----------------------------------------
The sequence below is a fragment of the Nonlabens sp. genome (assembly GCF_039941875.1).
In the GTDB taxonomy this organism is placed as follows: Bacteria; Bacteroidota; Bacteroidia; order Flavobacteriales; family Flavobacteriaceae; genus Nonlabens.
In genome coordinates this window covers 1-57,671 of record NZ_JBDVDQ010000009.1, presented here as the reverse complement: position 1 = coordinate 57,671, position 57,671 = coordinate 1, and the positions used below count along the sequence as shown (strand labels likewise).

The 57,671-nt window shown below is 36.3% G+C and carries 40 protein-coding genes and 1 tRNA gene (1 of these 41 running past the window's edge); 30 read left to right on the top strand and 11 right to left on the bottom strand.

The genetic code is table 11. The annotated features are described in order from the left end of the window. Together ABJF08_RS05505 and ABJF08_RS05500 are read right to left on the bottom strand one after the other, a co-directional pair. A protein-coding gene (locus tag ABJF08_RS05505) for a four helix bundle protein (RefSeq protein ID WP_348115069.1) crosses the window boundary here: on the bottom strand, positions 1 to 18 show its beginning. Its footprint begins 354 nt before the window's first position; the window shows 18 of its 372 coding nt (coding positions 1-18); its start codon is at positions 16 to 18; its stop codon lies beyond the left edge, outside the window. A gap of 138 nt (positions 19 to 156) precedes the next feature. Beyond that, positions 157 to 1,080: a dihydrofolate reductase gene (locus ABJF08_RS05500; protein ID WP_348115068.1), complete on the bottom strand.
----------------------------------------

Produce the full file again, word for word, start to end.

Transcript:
The sequence below is a fragment of the Nonlabens sp. genome (assembly GCF_039941875.1).
In the GTDB taxonomy this organism is placed as follows: Bacteria; Bacteroidota; Bacteroidia; order Flavobacteriales; family Flavobacteriaceae; genus Nonlabens.
In genome coordinates this window covers 1-57,671 of record NZ_JBDVDQ010000009.1, presented here as the reverse complement: position 1 = coordinate 57,671, position 57,671 = coordinate 1, and the positions used below count along the sequence as shown (strand labels likewise).

The 57,671-nt window shown below is 36.3% G+C and carries 40 protein-coding genes and 1 tRNA gene (1 of these 41 running past the window's edge); 30 read left to right on the top strand and 11 right to left on the bottom strand.

The genetic code is table 11. The annotated features are described in order from the left end of the window. Together ABJF08_RS05505 and ABJF08_RS05500 are read right to left on the bottom strand one after the other, a co-directional pair. A protein-coding gene (locus tag ABJF08_RS05505) for a four helix bundle protein (RefSeq protein ID WP_348115069.1) crosses the window boundary here: on the bottom strand, positions 1 to 18 show its beginning. Its footprint begins 354 nt before the window's first position; the window shows 18 of its 372 coding nt (coding positions 1-18); its start codon is at positions 16 to 18; its stop codon lies beyond the left edge, outside the window. A gap of 138 nt (positions 19 to 156) precedes the next feature. Beyond that, positions 157 to 1,080: a dihydrofolate reductase gene (locus ABJF08_RS05500; protein ID WP_348115068.1), complete on the bottom strand.